CorsairGeorge

Corsair Product Manager
View attachment 1235

Given that the PSU in use is Corsair's HX1000 (1000W), I think my heart skipped a beat when I first saw this. But, thanks to Jamie and his mathematical excellence, he said that the PSU in fact can peak to 1,200W.

Hah, nice! But like some others pointed out, that's measuring input from the wall, not PSU output.

Here's the efficiency curve of the HX1000W. Notice at 100% load, it's about 83% efficient?

hx1000w_efficiency.jpg


Just for fun, let's take the 1163W input and multiply times .83. That'd give us about 965W output, so let's round that up to 97% load on the 1000W PSU. This is only a ballpark number, since you really have to do it the other way. (figure out the output, then the percentage of capacity, then look at the input - and do the math that way. But for our purposes, it's pretty close)

That's pretty impressive, to say the least. Some statistics.

1163W - 965W = ~198W of heat being generated by the PSU alone. That's enough to run most low-end to mid-range gaming PCs at load by themselves.

So assuming that PC is drawing 965W at full load, here's some interesting statistics.

The HX1000W would be around 83% efficient, drawing 1163W from the wall, and producing 198W of heat.
The HX1050W would be around 88% efficient, drawing about 1097W from the wall, and producing only 132W of heat.
The AX1200W would be around 90% efficient, drawing about 1073W from the wall and producing only 108W of heat.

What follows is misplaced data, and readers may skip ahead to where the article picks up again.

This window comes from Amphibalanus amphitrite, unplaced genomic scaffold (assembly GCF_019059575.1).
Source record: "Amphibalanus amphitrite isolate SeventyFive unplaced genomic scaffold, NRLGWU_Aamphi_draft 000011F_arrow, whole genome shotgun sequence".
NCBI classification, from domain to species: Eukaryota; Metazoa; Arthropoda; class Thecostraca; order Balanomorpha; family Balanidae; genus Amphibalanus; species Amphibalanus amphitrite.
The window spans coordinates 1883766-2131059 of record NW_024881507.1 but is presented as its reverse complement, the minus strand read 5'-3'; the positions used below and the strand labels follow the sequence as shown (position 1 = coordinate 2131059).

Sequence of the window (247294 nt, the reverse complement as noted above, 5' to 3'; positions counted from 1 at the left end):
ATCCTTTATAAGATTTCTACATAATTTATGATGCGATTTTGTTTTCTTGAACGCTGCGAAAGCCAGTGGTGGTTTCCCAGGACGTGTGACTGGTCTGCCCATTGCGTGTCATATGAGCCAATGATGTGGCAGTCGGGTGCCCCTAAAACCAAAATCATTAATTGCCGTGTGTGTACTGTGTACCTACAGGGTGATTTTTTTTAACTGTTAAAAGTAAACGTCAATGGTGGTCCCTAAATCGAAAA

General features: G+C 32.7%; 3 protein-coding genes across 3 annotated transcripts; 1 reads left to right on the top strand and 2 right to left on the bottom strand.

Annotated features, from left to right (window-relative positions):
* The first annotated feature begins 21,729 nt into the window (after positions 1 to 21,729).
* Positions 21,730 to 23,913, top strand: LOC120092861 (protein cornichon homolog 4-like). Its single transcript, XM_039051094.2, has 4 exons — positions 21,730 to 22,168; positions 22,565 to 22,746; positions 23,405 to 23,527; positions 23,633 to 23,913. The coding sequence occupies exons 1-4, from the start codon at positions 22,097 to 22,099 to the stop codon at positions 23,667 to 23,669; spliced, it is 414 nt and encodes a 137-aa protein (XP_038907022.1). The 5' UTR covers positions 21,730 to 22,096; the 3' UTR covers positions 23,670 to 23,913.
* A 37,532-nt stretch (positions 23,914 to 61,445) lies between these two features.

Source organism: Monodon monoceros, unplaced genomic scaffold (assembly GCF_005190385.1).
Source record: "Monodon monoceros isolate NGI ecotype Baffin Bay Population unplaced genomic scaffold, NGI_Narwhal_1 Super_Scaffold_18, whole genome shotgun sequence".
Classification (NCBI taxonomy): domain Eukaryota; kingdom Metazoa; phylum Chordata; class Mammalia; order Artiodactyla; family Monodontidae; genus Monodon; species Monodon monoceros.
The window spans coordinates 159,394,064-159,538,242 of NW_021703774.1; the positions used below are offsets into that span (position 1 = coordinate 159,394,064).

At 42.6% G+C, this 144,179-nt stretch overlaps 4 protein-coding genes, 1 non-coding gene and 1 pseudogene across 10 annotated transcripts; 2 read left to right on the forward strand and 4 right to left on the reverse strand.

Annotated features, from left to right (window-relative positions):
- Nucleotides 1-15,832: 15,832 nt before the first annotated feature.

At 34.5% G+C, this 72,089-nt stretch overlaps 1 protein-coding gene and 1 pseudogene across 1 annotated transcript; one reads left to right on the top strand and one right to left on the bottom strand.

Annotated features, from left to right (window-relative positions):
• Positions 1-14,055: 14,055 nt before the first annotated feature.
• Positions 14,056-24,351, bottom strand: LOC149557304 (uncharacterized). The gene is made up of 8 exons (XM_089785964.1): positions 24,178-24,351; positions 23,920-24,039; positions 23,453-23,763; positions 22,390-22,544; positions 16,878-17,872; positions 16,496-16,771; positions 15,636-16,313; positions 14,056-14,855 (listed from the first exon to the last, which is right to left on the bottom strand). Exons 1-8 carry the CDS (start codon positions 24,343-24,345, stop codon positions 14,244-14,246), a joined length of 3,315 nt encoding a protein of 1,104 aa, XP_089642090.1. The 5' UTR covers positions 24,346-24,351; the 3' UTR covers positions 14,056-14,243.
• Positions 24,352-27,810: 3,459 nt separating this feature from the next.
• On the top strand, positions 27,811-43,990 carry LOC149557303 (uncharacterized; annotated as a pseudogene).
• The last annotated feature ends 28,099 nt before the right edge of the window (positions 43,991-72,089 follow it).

The HX1000W and HX1050W would be running their fans at full load, since they are near 100% utilization. That's 44dBA for the HX1000 and 35dBA for the HX1050. But the AX1200 would only be around 3/4 of its full utilization and so would only be running its fan at about 2/3 speed, or 27dBA.

Of course, at that point, the GPUs are going to be louder than any PSU anyway, so it doesn't really matter. :D
 

Brett Thomas

Senior Editor
Thanks for the technical reply, George!

I knew something was a little wonky with the earlier maths because PSUs get more efficient under high load than they do at low loads (part of why people shouldn't put a 1000w PSU in a 200w system)...but it's great to see the actual efficiency graph. It's also really interesting to note just how much energy is getting completely lost to heat!

When Rob told me how much the Kill-a-Watt read, I begged him to go video his power meter...I bet that thing was practically spinning...
 

CorsairGeorge

Corsair Product Manager
Thanks for the technical reply, George!

I knew something was a little wonky with the earlier maths because PSUs get more efficient under high load than they do at low loads (part of why people shouldn't put a 1000w PSU in a 200w system)...but it's great to see the actual efficiency graph. It's also really interesting to note just how much energy is getting completely lost to heat!

When Rob told me how much the Kill-a-Watt read, I begged him to go video his power meter...I bet that thing was practically spinning...

Haha, no joke!

Somebody asked me on another forum once - "Well, if I get a more efficient PSU, will my room get colder? Because I use my system to heat my room in the winter."

I laughed, I'd never thought of that. It works pretty well as a heater.

The answer, of course, is no, not really. I mean, the output of 965W in Rob's test rig above is STILL being generated as heat by the other components in the case. GPUs, CPU, hard drives, etc, are still pumping the heat out. And their coolers are pumping it into the air anyway. So while the 90W difference between the HX1000 and the AX1200 above wouldn't be converted to heat, you'd still have over 1000W of heat being generated in total in the room.

Better hope your circuit breaker doesn't have too much other stuff on it - triple 30" LCDs and a couple NAS boxes, you'd trip the circuit breaker pretty quick.